For the typical college student, styles such as MLA, Chicago or APA should be almost second nature. However, besides journalism majors, many may not be familiar with or even aware of the Associated Press (AP) Stylebook. This is the style most journalist publications follow, and those that do not, such as The New York Times, may modify AP to make their own “house style.”
First published in 1909, AP style’s purpose has been to make newspapers readable and to save paper while doing so. For this reason, states, for example, are abbreviated differently than they are on envelopes. Writing “Calif.” instead of “CA” removes the confusion between California and Canada. To save paper, Oxford, or serial, commas are removed from lists, a controversy among many writers and editors across English-speaking countries.
At The Fordham Ram, we practice a strict following of the AP Stylebook with no variations. This settles skirmishes between editors, or between Copy Chief Vanessa DeJesus and myself. I like AP’s state abbreviations but not the avoidance of the Oxford comma; DeJesus is the opposite. For us, AP style is how we compromise and aim for consistency based on a single standard. However, that standard could be baseless in 2019.
While the AP continues to update its style every year and accommodates by implementing the singular they and selectively allowing for split infinitives, it does not often budge on many stances. Yet on Oct. 22, the AP Stylebook’s official Twitter page delivered shocking news.
“We are considering changing to use ’s when making a name that ends in S possessive: Mavis Staples’s album, Martha Reeves’s concert,” the tweet read.
The tweet received more than 3.3 thousand responses, both negative and positive. Many, including multiple professional writers and authors, responded with pleas not to follow through with the change. Reasons for AP conservatives could include resistance to change or, simply, aesthetics.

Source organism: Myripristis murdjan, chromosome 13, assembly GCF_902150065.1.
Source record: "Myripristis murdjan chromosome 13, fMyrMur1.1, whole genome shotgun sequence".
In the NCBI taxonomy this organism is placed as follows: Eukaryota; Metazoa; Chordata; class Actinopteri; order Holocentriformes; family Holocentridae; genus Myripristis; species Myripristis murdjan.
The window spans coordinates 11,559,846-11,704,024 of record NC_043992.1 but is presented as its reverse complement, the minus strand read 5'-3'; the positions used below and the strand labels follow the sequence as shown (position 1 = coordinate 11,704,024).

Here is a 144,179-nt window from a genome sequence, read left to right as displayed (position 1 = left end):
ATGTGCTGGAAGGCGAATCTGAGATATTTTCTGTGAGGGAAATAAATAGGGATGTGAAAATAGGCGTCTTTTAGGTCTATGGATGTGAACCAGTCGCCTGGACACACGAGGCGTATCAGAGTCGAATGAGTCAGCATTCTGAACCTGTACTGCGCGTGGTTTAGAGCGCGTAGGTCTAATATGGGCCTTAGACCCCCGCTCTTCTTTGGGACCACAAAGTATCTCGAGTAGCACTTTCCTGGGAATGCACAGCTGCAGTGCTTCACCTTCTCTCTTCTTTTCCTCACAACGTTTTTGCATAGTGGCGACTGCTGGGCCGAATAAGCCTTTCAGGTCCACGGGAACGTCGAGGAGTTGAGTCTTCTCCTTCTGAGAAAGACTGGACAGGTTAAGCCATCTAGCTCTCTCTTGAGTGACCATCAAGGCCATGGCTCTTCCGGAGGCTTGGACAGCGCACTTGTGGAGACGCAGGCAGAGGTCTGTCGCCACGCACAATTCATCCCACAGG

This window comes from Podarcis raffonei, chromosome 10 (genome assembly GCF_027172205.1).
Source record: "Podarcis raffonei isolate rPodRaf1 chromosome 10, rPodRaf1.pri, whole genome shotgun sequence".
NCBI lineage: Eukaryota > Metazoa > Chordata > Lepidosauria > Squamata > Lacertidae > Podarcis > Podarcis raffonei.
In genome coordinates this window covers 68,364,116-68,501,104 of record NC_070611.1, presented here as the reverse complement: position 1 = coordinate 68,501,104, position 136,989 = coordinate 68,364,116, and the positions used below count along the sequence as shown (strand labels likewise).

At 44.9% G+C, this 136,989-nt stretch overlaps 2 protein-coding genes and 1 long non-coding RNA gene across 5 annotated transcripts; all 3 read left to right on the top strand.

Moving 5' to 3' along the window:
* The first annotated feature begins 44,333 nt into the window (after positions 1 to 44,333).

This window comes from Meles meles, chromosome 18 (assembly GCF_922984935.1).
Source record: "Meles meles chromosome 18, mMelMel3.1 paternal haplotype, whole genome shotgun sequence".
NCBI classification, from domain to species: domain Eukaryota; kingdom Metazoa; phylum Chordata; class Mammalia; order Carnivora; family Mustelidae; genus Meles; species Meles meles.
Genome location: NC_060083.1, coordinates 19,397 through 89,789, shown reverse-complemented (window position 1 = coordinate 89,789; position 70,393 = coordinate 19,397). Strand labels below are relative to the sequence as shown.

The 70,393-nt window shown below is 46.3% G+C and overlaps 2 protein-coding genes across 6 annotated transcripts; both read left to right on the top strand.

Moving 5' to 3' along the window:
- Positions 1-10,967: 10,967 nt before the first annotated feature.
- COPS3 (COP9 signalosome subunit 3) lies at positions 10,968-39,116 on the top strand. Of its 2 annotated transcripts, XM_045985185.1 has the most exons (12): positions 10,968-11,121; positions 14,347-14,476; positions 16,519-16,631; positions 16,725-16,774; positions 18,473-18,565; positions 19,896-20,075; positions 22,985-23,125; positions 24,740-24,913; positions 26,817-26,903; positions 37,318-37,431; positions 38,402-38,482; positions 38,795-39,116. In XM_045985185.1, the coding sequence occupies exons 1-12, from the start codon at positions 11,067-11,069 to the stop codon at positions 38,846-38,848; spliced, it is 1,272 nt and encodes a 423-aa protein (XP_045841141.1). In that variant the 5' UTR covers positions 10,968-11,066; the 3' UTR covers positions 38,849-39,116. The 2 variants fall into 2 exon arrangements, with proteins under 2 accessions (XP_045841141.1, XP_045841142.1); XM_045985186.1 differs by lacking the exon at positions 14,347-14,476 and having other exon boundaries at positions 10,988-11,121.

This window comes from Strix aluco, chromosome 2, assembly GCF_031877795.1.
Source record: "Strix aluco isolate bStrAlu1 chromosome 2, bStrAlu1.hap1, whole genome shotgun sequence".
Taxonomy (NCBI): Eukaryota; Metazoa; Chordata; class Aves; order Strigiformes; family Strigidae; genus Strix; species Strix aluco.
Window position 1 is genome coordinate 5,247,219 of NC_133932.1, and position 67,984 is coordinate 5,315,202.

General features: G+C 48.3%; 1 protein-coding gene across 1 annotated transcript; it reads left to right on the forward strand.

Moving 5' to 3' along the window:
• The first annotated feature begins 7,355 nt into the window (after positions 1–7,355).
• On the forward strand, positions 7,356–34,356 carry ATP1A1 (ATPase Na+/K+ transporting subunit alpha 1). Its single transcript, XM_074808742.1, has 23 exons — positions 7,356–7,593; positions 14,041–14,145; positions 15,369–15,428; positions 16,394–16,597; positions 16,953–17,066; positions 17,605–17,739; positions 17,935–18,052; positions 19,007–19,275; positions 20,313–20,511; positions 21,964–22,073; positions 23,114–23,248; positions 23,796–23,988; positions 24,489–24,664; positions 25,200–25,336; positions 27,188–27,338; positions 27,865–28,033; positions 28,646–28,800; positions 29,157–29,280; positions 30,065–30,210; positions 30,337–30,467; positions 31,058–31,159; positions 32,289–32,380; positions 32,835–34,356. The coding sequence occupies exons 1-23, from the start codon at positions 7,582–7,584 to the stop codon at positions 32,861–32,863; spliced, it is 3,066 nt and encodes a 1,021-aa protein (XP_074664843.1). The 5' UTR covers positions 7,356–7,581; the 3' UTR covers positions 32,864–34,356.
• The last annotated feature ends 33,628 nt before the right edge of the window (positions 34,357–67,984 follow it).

“No. S’ is clean and tidy. Everyone knows what it means,” wrote Twitter user @raissathomas.
On the other hand, Connor Sheets, an investigative reporter for AL.com, shared his excitement toward the possible style amendment.
“As a journalist and person with a last name that ends in an S and also happens to be an actual English plural word mark me down as STRONGLY in favor of making this change! It’s more precise and avoids any questions about the writer’s intended meaning,” wrote Sheets.
On Oct. 30, AP responded to the criticisms of the naysayers by emphasizing its strive for consistency: “Our style on singular common nouns ending in s already adds ’s for possessives: witness’s. So we contemplate: For consistency, should the style be the same for proper names ending in s as for singular common nouns ending in s?”
Immediately, the new change made sense and appeared perfect, but something felt off about this statement. If this is for consistency’s sake, where is my Oxford comma? Let me explain. Just as how the Oxford comma was expelled from publications to preserve paper, so, too, was the extra “s” on possessives. In a world where print publications are endangered and more articles are available online than print, there is no longer a need for saving space.
With journalism and media evolving at such a fast rate, it only makes sense for the AP to do so as well, but it should do so with consistency. One of AP style’s goals is to provide clarity, and, more often than not, an Oxford comma does just that. This is no time for stubbornness and pride. Perhaps the proposed change for possessives is only a foreshadowing of more radical changes to come. Perhaps we can only hope — or plea into the Twitter void.
Whether editors, writers or readers may have their own individual feelings on grammar rules and possible, seemingly arbitrary updates to said rules, they ought not to deny the importance of consistency in the conversation, and not let that become an irony.
That being said: Associated Press, come up with a new argument for excluding the Oxford comma from your stylebook, or get with the times and technology.
Maggie Rothfus, FCRH ’20, is an English major from Pittsburgh, Pa.